COMMUNITY OUTREACH

♥ Consider donating $10.00 Market Basket cards. There is always a need for people less fortunate than ourselves. Please place any food donations in the green container in the lobby.

♥ Please remember to keep the books coming for the 2019 school year!

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Weekly Calendar

Sunday, February 17  SUNDAY OF THE PUBLICAN AND PHARISEE
TRIODION BEGINS
†Orthros, 8:30am
†Liturgy,  9:30am
1-Year Memorial for Vaios Pallantzas

Monday, February 18        
Presidents' Day – office closed

Wednesday, February 20   
No Bible Study
Kafenion, 10:00am

Sunday, February 24  SUNDAY OF THE PRODIGAL SON
†Orthros, 8:30am
†Liturgy,  9:30am                                                                                                                                   

TODAY’S PARISH COUNCIL: Patricia Mahoney, Bill Arvanites, and Amanda Apostolou

TODAY’S GREETER: Cindy Rios

 

UPCOMING EVENTS

February 26                            
Community Kitchen, 11:30am-12:30pm

February 27                            
Bible Study, 10:00am                        
Kafenion, 10:00am

February 28                            
House of Hope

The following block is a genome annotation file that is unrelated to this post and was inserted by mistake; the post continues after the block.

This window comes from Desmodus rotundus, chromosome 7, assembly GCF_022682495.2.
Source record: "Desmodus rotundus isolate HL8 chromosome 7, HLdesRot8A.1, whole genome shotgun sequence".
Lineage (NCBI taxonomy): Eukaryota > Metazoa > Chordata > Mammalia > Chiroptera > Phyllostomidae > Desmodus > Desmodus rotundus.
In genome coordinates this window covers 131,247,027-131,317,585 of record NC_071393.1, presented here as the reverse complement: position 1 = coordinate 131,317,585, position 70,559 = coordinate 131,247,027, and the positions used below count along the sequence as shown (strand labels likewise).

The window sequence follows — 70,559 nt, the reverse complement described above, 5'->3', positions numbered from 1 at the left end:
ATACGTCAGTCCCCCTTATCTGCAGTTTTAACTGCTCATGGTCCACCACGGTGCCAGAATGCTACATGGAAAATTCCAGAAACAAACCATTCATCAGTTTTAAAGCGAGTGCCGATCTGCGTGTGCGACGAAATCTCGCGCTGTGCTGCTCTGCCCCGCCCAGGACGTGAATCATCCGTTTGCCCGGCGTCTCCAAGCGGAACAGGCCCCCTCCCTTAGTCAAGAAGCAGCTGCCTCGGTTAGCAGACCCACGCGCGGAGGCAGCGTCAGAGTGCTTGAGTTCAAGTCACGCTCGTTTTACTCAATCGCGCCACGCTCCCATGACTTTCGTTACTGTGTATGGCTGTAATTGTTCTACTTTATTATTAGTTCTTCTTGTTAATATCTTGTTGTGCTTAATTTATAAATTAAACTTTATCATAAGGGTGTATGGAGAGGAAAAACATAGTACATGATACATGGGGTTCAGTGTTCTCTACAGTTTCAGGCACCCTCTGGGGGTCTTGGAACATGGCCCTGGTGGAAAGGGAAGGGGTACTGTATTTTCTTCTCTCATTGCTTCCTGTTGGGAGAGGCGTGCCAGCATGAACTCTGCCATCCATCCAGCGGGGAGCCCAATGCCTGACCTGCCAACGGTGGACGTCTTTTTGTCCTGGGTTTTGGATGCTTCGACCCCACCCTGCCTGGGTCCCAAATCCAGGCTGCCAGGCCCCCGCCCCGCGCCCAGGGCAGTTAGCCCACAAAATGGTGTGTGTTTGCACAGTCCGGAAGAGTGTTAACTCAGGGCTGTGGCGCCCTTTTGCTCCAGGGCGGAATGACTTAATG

March 2                                  
First Saturday of Souls – Liturgy, 9:30am
Lenten Camp

March 3                                  
Monthly Trisagion

March 7                                  
Festival meeting, 6:30pm

March 9                                  
Second Saturday of Souls – Liturgy, 9:30am

March 10                                  
Kouloviakia Baking

March 11                                
Great Lent Begins
Compline, 6:30pm

March 12                                
Parish Council Meeting, 6:30pm

March 13                                
Bible Study, 10:00am
Kafenion, 10:00am
Pre-Sanctified Liturgy & Lenten dinner, 6:00pm

March 15                                
First Salutation, 6:30pm

March 16                                
Third Saturday of Souls – Liturgy, 9:30am

March 17                                
Holy Trinity Vespers

March 18                                
Compline, 6:30pm

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Hymns of the Day

Resurrectional Apolytikion in the Plagal First Mode

Let us worship the Word, O ye faithful, praising Him that with the Father and the Spirit is co-beginningless God, Who was born of a pure Virgin that we all be saved; for He was pleased to mount the Cross in the flesh that He assumed, accepting thus to endure death. And by His glorious rising, He also willed to resurrect the dead.